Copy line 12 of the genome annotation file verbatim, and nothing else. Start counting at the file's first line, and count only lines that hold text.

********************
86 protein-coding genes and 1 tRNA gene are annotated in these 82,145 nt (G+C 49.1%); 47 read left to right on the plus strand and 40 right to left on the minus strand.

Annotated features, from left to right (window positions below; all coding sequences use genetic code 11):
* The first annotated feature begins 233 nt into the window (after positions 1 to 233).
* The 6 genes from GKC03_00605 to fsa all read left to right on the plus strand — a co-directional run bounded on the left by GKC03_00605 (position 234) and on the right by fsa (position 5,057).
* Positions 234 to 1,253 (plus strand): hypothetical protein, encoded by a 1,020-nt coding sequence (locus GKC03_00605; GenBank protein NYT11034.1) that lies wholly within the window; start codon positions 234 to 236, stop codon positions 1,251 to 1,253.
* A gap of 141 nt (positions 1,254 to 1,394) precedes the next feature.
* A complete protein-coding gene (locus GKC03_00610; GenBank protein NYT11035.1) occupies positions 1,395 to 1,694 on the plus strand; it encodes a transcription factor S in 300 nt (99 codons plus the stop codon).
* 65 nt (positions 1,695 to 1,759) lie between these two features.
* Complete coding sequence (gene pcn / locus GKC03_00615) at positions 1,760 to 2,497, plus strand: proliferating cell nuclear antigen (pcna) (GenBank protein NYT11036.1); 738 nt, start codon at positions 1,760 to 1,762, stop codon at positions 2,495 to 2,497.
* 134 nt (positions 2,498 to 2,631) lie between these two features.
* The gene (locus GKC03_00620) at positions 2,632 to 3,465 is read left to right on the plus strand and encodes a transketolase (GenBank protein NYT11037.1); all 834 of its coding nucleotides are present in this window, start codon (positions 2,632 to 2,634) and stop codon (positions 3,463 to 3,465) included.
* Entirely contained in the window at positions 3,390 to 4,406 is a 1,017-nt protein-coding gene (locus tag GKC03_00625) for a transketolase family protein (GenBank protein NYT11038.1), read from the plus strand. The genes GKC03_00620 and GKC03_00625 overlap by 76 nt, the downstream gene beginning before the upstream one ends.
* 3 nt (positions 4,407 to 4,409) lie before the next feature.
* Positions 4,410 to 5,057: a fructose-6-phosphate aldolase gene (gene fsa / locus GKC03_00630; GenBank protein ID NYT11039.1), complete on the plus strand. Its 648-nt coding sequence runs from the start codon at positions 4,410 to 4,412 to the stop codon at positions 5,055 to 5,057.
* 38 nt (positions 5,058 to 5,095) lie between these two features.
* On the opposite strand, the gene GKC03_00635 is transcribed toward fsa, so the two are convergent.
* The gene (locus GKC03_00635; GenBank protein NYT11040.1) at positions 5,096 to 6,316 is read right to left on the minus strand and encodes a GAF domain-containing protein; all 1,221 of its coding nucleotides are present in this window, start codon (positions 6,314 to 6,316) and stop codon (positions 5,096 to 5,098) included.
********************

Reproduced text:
* Entirely contained in the window at positions 3,390 to 4,406 is a 1,017-nt protein-coding gene (locus tag GKC03_00625) for a transketolase family protein (GenBank protein NYT11038.1), read from the plus strand. The genes GKC03_00620 and GKC03_00625 overlap by 76 nt, the downstream gene beginning before the upstream one ends.